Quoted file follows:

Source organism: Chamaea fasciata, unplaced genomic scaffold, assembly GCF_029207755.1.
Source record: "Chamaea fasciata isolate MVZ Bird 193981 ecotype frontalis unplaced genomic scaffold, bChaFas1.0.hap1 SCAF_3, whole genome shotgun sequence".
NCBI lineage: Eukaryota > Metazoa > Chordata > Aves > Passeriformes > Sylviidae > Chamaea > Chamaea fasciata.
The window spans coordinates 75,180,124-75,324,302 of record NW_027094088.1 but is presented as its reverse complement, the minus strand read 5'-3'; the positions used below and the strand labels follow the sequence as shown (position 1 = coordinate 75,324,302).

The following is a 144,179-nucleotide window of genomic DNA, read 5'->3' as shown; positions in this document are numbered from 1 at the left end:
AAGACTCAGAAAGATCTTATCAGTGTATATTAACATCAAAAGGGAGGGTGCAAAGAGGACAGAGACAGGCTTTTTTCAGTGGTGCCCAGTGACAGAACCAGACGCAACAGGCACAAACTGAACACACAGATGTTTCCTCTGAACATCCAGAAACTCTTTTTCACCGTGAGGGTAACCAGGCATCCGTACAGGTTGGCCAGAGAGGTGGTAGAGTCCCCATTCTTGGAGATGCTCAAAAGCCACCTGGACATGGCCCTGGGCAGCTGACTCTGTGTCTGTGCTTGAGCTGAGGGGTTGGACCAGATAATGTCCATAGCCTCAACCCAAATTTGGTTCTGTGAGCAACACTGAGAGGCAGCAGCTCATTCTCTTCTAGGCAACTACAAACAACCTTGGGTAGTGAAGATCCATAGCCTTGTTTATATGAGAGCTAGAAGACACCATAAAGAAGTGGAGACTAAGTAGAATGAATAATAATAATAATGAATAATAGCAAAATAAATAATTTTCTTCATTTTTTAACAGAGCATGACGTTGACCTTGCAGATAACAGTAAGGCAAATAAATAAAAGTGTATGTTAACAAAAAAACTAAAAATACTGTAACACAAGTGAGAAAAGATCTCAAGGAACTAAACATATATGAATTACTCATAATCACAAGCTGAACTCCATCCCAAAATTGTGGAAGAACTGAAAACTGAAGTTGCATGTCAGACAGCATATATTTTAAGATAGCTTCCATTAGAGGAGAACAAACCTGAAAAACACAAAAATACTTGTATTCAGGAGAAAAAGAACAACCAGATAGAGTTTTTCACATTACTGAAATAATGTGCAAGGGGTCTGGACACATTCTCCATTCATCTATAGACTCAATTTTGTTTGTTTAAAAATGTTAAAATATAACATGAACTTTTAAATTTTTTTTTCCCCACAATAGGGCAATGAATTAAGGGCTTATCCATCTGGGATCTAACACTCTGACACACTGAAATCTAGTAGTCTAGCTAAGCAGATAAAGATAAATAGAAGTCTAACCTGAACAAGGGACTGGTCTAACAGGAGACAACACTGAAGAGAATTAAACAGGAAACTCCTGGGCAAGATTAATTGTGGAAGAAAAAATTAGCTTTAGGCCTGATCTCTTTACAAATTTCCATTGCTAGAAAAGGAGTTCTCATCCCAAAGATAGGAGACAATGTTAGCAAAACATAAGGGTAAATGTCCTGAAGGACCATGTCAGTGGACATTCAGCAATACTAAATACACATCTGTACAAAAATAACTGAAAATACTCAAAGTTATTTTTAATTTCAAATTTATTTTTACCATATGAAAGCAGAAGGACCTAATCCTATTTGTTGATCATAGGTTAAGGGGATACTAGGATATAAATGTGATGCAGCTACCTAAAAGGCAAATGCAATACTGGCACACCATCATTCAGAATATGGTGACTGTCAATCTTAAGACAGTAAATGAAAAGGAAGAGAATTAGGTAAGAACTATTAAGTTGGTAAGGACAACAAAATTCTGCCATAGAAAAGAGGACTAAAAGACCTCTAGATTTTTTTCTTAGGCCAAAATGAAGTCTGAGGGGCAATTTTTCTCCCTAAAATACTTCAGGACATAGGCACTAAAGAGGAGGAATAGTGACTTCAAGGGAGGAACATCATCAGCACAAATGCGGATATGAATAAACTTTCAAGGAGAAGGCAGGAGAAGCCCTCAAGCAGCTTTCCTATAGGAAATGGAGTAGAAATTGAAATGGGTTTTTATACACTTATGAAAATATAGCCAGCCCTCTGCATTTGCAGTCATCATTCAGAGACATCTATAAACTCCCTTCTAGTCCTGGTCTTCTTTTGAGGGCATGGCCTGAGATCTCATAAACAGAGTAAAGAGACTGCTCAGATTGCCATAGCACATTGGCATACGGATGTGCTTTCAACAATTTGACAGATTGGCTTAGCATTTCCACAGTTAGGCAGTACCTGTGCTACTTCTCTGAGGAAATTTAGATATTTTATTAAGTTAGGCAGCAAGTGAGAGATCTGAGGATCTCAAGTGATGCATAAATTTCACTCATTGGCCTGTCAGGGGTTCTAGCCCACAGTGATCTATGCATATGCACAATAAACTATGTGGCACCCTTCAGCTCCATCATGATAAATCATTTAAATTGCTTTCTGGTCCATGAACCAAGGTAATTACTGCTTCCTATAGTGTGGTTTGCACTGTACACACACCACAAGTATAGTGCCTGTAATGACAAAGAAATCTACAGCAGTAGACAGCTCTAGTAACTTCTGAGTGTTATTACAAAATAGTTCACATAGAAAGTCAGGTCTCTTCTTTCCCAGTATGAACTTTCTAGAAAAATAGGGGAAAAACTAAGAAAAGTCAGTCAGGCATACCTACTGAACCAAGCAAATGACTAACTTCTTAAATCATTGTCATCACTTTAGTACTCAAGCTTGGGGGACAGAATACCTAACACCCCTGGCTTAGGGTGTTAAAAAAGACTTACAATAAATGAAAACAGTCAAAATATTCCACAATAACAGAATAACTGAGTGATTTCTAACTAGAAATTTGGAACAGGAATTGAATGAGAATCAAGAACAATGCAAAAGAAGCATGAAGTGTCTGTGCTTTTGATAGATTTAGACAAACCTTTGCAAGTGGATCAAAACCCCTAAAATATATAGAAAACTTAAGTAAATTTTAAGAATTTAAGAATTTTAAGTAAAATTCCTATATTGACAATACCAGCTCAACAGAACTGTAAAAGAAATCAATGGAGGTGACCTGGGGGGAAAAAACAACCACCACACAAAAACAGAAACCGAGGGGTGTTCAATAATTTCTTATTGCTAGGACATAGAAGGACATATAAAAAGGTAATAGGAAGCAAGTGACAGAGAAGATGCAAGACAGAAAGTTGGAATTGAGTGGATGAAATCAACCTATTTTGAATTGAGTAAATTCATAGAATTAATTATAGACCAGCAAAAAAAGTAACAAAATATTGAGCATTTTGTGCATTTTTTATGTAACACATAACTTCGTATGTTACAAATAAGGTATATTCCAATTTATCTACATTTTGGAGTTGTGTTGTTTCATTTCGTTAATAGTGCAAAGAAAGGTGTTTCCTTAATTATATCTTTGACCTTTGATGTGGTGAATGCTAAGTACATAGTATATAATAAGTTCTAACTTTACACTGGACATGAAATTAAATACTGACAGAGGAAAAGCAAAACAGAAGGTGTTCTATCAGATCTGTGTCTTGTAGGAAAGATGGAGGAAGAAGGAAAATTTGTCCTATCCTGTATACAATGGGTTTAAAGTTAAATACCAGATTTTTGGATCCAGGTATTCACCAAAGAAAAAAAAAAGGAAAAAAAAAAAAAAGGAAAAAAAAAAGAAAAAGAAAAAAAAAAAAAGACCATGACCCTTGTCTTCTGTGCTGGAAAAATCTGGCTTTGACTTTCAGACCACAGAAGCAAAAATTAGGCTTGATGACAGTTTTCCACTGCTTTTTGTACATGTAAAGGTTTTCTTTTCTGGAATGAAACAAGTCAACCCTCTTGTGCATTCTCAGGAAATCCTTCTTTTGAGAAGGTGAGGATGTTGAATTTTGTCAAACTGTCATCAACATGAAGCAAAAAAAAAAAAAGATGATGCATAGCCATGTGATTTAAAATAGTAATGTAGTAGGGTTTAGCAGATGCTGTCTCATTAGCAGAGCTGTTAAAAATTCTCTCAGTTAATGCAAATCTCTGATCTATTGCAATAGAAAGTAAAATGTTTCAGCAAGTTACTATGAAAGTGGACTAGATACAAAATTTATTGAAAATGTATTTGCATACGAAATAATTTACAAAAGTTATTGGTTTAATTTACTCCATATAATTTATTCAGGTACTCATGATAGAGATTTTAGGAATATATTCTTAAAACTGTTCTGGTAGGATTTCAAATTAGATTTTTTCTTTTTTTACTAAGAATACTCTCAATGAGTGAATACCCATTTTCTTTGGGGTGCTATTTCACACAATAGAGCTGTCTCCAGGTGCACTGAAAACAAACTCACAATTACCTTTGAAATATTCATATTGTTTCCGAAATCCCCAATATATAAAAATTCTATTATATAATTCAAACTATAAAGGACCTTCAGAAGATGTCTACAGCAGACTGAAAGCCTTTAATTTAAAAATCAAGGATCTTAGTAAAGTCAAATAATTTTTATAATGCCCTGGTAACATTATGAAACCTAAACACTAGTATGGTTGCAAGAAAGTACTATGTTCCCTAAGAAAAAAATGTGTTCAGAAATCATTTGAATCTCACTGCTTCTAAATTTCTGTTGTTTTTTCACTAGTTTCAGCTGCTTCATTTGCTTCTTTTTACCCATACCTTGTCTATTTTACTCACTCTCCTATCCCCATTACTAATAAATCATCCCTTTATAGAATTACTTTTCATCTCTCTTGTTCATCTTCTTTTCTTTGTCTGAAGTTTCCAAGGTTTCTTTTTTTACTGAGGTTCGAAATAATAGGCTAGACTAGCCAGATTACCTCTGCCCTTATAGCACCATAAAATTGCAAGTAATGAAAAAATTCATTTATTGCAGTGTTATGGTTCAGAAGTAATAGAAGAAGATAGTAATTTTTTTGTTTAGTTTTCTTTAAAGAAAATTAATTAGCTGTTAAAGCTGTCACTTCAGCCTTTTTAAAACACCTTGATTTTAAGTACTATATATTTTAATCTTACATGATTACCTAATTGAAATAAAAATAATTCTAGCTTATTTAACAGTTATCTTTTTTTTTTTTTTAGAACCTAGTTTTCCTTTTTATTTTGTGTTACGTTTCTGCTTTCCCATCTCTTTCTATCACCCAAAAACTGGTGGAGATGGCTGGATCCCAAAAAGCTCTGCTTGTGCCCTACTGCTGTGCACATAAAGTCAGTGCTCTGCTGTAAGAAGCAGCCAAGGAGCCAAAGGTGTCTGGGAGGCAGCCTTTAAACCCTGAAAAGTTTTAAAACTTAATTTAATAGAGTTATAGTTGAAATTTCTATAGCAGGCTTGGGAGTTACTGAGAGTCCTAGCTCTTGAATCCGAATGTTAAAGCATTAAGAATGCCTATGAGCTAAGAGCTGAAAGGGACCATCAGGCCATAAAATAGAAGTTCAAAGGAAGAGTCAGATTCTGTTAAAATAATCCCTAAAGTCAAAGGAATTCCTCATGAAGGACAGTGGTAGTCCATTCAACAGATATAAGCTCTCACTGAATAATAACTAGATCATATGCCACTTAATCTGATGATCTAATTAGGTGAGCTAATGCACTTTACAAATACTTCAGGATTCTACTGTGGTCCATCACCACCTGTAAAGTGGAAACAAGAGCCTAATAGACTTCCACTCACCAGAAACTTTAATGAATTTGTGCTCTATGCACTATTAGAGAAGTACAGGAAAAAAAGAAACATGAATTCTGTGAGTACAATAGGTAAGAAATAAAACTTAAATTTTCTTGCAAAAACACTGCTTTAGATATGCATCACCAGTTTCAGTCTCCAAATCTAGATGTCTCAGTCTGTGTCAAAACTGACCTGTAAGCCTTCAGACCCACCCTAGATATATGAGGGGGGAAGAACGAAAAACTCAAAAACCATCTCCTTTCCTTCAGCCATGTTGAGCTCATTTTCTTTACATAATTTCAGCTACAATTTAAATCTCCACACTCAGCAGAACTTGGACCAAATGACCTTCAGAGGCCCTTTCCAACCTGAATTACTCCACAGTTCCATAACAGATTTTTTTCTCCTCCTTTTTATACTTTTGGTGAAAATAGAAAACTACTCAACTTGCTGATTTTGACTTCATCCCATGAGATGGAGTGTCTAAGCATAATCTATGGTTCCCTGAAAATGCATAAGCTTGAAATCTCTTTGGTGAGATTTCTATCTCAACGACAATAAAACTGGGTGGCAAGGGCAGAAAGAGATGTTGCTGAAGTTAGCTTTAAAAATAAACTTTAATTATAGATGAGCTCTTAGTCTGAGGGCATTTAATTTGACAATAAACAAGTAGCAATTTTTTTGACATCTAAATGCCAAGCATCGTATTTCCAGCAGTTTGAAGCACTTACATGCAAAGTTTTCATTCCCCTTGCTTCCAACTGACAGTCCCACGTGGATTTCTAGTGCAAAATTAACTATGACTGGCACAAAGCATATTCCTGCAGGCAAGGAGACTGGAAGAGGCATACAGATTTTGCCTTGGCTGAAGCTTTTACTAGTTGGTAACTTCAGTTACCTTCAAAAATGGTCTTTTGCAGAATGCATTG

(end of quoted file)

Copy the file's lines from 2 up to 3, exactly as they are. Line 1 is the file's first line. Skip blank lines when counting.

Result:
Source record: "Chamaea fasciata isolate MVZ Bird 193981 ecotype frontalis unplaced genomic scaffold, bChaFas1.0.hap1 SCAF_3, whole genome shotgun sequence".
NCBI lineage: Eukaryota > Metazoa > Chordata > Aves > Passeriformes > Sylviidae > Chamaea > Chamaea fasciata.